Researchers measure the value of a smile

Researchers measure the value of a smile
The polite smile as used in the experiment

(PhysOrg.com) -- Researchers at Bangor University have placed an economic value on a smile, demonstrating scientifically the effect that a genuine smile can have on our decision-making. The psychologists call this ‘social information’ and say that it has more of an effect than you may imagine.

Danielle Shore, a PhD student at the School of Psychology and the lead author of the research explains:

“Imagine you need a new car. What factors influence your choice? You might intend to base your decision on purely practical matters such as running costs and reliability, however new research shows that social factors, such as the salesperson’s behaviour, play a bigger role than you think.”

“If the salesperson gives you a genuine of pleasure, you will have a positive experience and be likely to buy a nicer car or more add-ons than you originally intended. Indeed, genuine smiles appear to act as a form of social currency, a valuable reward that people will pay to receive,” she explains.

The researchers examined people’s responses to two types of smiles: genuine and polite. The feature that distinguishes these smiles is the presence of “laugh lines”, the tiny wrinkles that appear at the corners of the eyes during genuine but not polite smiles. The authors designed an experiment in which students played a game against computerized ‘opponents’ with either higher or lower chances of winning money and who smiled either genuinely or politely. In the later stages of the ‘game’, the researchers measured people’s preferences by asking them to choose their opponents. The results allowed the researchers to determine how valuable participants found each type of smile.

Researchers measure the value of a smile
The genuine smile as used in the experiment

“The important finding in this experiment,” explains Shore, “is that people preferred genuinely smiling opponents, even when they were associated with a lower chance of winning. We found this interesting because our participants, who were all university students, are usually highly motivated to earn money. We expected them to prefer genuinely smiling opponents only when the odds of winning were equal. The fact that they chose opponents who were less likely to pay out was a big surprise.”

Indeed, the researchers calculated the value of a genuine smile in the experiment at just over a third of a penny.

“This is a small amount, but imagine that you exchange 10 to 20 of these smiles in a short interaction. That value would add up quickly and influence your social judgment. So, the new car might seem a better bargain if a genuinely smiling salesperson sells it to you,” suggests Dr Erin Heerey, the study’s co-author.

According to Shore, this research has implications for how people make a range of important social decisions.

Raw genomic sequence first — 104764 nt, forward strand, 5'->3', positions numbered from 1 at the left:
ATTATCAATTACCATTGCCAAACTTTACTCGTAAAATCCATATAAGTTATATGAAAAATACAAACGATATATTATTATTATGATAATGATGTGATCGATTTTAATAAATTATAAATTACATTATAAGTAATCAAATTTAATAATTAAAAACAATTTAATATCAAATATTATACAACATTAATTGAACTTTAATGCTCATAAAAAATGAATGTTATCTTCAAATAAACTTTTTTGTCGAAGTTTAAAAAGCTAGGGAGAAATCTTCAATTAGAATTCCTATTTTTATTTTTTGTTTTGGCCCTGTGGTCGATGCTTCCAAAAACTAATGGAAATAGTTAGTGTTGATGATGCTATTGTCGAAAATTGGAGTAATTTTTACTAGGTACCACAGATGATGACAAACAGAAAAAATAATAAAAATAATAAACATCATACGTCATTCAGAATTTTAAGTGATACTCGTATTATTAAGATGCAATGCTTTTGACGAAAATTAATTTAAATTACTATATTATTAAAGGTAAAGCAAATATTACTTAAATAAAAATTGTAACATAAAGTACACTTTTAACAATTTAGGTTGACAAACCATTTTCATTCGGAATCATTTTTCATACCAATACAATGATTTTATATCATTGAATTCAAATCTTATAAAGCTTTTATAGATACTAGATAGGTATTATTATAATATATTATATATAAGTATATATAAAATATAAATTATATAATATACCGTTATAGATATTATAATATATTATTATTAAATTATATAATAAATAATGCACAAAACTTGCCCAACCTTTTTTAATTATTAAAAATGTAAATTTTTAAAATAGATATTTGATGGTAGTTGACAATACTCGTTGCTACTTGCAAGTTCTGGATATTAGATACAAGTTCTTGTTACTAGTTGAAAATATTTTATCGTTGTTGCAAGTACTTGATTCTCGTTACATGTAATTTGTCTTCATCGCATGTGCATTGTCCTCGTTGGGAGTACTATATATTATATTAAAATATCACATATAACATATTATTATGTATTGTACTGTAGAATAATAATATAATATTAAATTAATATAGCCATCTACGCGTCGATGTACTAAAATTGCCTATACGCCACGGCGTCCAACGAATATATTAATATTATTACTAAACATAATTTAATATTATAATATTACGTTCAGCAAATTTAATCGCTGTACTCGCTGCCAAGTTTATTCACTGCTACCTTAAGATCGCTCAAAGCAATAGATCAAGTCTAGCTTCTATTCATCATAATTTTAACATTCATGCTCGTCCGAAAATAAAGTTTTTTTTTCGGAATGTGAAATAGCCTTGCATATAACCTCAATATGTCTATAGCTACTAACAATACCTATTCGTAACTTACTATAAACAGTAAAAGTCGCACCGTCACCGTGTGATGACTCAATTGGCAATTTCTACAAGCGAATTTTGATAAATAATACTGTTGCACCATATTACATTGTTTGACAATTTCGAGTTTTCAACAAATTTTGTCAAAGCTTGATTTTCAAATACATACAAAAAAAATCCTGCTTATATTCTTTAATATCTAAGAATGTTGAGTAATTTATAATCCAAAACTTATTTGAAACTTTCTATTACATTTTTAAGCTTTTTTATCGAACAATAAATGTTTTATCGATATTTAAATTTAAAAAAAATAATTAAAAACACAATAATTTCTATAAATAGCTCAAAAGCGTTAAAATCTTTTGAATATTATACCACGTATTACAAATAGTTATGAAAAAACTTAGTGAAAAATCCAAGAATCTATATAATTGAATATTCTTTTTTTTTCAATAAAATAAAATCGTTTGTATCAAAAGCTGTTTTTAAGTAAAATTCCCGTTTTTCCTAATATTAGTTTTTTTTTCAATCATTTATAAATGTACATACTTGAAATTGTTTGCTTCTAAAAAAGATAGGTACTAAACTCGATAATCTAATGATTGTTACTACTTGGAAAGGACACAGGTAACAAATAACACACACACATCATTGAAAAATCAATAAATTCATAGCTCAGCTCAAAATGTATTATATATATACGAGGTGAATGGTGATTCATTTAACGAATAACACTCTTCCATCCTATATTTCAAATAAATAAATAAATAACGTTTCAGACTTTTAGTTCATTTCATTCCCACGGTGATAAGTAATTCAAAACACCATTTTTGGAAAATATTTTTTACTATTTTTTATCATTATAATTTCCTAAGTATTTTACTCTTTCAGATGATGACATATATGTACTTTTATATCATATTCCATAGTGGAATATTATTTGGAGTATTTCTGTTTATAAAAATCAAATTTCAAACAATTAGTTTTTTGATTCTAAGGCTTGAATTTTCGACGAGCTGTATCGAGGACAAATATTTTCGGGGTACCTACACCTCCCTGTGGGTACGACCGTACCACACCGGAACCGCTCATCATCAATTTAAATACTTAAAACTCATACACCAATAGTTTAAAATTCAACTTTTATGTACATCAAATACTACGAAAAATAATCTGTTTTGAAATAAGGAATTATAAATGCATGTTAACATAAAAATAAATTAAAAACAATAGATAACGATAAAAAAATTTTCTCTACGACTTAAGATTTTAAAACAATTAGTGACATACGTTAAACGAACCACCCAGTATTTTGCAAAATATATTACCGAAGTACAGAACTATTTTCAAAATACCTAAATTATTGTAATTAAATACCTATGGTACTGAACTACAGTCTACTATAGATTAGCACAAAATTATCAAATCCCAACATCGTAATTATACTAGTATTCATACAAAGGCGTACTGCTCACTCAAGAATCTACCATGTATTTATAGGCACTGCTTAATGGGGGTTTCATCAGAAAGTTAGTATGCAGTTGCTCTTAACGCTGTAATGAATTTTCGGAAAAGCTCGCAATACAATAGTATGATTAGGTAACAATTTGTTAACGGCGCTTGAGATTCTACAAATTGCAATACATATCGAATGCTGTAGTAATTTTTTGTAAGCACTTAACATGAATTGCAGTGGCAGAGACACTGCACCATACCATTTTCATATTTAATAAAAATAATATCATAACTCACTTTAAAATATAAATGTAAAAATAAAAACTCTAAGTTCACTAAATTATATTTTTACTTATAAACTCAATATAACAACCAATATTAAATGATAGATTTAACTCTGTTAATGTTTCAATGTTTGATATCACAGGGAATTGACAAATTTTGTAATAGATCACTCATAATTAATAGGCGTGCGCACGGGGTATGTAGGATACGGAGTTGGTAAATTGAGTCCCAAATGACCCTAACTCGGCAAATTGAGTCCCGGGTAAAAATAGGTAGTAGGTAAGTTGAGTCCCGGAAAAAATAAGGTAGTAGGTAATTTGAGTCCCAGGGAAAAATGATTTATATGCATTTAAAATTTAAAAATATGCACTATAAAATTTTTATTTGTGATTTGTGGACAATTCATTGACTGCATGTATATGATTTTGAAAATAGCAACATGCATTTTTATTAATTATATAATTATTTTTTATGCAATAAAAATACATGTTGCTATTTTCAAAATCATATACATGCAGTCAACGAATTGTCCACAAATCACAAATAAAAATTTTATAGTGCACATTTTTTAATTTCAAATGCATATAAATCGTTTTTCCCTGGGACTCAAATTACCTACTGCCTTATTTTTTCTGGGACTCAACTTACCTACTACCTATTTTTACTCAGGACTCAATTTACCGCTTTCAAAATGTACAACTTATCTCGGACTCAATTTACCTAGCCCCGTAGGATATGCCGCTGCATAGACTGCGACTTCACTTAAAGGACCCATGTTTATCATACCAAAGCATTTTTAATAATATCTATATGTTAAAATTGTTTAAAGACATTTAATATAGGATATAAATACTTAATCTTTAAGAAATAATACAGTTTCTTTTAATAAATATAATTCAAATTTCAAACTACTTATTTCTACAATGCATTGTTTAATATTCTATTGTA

“Genuine smiles might help people see eye-to-eye during interactions. People who often make genuine smiles may have an easier time convincing others to adopt their goals. Because positive interactions help people build relationships, smiles might cement the social ties we share with our friends and colleagues.”

Their research has been published in the journal Emotion.


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May 10, 2011
so true, but i really get disgusted by fake smilers

May 10, 2011
i would like to add, as a man who smiles genuinely, easily, and often, that there exists a tipping point. Employed as a breakfast waiter these past 7 years, for six months i've been performing an experiment based on past observations. On days I'm too tired to be my regular, chipper, top'o'tha'morning to ya kinda guy, i always seem to make amazing tips. I believed they liked me hung-over, but even hung-over, i flash my smile regularly, just not constantly.
so since xmas i'v regularly concentrated on holding in my natural sunshine, hiding it behind a dour, utterly relaxed face, and only letting it out in smiles after the food's on the table, followd by my regular "Take Care! Have a Nice Day!"
if laugh lines are worth 0.33cents, then my ears moving back a fraction of an inch in my happiest smile is worth 5 bux: the proof's in the pudding...but too much is suspect, even if it's genuine.

May 10, 2011
Jody! It happened to me too!! I worked as a waitress for years. At night when we were cashing out and counting tips, the people who were less friendly made waaaay more tips than I did. So, I tried it too. I was less friendly, more distant, smiled occasionally but not too often, and my tips went waaaay up. I figured that being distant was the ticket to higher tips, but maybe it was the smiles.

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